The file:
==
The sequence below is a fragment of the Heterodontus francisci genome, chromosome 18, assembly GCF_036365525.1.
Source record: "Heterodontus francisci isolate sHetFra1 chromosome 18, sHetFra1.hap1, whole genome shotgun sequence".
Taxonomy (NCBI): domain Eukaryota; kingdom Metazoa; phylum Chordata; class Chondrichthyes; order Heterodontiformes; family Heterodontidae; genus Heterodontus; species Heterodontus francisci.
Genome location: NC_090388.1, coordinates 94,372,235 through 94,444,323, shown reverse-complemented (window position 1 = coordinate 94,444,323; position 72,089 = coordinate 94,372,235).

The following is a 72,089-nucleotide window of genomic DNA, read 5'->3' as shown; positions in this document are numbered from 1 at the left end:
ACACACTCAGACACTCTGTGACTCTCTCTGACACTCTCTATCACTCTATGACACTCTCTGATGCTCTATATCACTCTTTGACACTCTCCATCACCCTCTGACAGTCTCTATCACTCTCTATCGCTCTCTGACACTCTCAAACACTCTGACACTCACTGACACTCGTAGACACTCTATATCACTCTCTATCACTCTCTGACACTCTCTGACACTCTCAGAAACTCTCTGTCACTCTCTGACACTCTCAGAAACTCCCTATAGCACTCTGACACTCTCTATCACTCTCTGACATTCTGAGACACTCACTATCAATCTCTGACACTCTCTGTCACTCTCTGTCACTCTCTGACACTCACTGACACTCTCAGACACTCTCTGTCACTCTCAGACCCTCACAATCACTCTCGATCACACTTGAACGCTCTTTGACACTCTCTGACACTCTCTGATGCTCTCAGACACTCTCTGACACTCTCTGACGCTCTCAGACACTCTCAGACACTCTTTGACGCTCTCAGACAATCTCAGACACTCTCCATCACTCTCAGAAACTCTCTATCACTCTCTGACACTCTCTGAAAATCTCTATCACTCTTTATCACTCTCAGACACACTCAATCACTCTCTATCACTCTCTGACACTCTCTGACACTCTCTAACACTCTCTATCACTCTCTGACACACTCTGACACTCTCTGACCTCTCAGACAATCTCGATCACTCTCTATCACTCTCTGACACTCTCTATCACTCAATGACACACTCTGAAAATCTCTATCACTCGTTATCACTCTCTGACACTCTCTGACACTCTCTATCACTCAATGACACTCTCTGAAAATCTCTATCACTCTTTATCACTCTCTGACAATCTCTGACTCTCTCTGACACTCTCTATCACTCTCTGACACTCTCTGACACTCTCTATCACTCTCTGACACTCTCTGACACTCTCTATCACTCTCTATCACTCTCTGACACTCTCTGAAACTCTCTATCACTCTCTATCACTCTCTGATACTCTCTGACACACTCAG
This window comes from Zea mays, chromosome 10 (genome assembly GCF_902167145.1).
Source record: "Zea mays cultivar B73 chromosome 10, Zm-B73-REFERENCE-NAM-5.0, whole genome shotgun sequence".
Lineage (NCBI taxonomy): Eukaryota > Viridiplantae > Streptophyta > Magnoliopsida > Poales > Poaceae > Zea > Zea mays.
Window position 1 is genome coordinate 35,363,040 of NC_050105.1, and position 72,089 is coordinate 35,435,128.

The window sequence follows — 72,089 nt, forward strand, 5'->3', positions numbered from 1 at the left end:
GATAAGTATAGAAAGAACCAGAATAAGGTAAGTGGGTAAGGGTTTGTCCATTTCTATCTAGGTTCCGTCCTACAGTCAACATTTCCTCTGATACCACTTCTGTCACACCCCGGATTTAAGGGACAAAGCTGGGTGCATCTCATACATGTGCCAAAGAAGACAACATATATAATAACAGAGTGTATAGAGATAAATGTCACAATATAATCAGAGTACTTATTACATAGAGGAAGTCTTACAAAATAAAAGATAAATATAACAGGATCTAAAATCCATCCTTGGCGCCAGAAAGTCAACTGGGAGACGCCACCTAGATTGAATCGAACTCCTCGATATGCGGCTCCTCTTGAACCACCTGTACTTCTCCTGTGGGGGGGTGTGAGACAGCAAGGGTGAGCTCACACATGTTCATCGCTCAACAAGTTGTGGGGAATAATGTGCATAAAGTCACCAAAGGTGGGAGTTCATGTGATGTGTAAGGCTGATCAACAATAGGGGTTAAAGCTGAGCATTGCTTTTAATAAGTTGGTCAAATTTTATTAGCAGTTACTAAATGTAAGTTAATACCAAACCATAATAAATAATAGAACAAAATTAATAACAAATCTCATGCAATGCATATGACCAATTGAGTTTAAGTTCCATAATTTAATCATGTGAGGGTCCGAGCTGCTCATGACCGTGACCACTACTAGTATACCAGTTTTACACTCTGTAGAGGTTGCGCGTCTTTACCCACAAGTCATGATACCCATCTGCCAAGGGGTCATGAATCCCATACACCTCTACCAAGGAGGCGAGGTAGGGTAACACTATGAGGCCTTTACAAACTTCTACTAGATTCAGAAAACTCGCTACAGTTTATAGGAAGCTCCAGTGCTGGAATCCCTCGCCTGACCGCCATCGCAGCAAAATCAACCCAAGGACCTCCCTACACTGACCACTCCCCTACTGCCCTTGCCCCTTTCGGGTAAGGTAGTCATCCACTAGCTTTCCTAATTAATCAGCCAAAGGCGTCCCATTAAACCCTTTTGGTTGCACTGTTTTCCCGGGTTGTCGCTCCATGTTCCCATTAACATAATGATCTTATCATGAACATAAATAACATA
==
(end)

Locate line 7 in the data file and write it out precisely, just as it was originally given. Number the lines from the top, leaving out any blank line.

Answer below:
This window comes from Zea mays, chromosome 10 (genome assembly GCF_902167145.1).